Sleep anxiety is part sleeping disorder, part anxiety disorder and researchers and physicians aren’t entirely certain which issue causes the other.
People who have been diagnosed with anxiety often have trouble sleeping. And patients with sleeping disorders often develop anxiety due to a lack of rest, so the two conditions are inherently linked.
But when the two issues are compounded – and a person is constantly worried about the fact that they can’t get to sleep – that’s when sleep anxiety comes into play.
Quality and Amount
Sleep anxiety starts when you’re worried about the quality and amount of sleep that you are receiving. Perhaps you’re anxious because you need to catch your Zzzs for a big interview or meeting in the morning, or maybe you’re stressed about the amount of sleep you are getting and how it’s affecting your day-to-day life.
Regardless of the underlying reason, the stress and anxiousness about getting a good night’s sleep makes it impossible to do so.
In essence, it’s a self-fulfilling prophecy, and the more you worry about being tired, the more your stress hormones increase, keeping you wide awake.
It’s a fairly familiar feeling for many people who are stressed out about sleep. You may watch the clock counting down the hours before you have to wake up, or may even turn to sedatives or night caps to make a good night’s sleep easier to achieve.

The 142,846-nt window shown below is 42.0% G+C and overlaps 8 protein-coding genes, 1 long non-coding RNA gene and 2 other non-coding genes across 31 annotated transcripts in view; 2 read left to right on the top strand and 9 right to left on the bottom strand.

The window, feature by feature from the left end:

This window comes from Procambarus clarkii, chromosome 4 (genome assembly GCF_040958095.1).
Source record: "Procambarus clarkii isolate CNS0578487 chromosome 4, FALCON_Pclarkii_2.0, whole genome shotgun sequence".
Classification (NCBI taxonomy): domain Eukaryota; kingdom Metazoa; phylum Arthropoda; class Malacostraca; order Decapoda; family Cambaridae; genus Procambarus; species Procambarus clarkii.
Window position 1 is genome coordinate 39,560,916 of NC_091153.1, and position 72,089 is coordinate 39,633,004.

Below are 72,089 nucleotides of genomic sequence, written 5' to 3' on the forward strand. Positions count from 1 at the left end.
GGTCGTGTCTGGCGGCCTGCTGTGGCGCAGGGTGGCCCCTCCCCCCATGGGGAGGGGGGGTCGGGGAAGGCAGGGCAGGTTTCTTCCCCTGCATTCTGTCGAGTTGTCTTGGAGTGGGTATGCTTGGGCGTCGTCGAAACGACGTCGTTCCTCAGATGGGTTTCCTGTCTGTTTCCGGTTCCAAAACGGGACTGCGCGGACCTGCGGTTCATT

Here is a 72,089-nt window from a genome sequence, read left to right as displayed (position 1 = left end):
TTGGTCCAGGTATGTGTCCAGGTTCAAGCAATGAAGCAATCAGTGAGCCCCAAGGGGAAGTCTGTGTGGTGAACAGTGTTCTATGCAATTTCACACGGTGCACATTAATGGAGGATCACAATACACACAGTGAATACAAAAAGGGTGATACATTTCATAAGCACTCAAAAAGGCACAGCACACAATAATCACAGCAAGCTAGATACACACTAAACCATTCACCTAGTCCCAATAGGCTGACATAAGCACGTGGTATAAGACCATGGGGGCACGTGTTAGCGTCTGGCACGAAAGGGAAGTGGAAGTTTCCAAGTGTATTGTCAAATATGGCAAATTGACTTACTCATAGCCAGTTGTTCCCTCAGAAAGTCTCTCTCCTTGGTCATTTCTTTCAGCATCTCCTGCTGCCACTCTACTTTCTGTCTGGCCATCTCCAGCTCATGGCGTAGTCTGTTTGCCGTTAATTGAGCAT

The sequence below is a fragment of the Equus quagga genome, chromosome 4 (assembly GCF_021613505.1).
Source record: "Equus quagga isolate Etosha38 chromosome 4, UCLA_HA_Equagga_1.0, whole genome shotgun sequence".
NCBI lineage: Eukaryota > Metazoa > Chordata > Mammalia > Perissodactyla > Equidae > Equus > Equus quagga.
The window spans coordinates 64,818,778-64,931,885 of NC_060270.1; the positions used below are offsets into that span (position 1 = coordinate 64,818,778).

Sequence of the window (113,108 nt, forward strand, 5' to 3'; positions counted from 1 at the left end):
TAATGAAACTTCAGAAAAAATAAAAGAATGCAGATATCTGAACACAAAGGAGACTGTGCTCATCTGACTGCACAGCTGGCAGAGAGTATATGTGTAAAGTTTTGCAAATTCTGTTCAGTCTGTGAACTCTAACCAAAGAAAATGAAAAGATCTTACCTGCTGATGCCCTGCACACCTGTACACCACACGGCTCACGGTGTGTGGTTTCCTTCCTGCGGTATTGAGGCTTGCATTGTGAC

But the problem with turning to short term solutions like medication or chemicals is that they might work, but not for long.
In fact, people with sleeping disorders are often adversely effected by sedatives, alcohol and other unnatural sleep remedies, as these quick fixes can interrupt essential sleep cycles and make it easier to wake up in the middle of the night.
With that being said, some ways sleep anxiety sufferers can quiet their brains, and drift off to sleep, stress free.
Doctors recommend that people who suffer from regular sleep anxiety try meditation or deep breathing, which trains the brain to ignore distracting and unhelpful thoughts.
Also, distractions without artificial light – such as gentle podcasts, soft music or reading a book – can keep you from focusing on the importance of going to sleep, and allow you to drift off naturally instead.
Above all else, if worrying about sleep and sleep quality becomes a regular habit, it’s time to talk to a physician.
Sleep anxiety can be a sign of a mood or anxiety disorder, a sleeping condition like sleep apnea, or all of the above, and the best way to determine the underlying cause is to seek medical care.
It’s certainly not uncommon to be concerned about achieving a good night’s rest. Quality sleep effects so much of our waking hours, from our ability to think clearly, to our ability to stay energized throughout the day.
But when a little worry turns into a nightly routine of being stressed, it’s time to get sleep anxiety under control.
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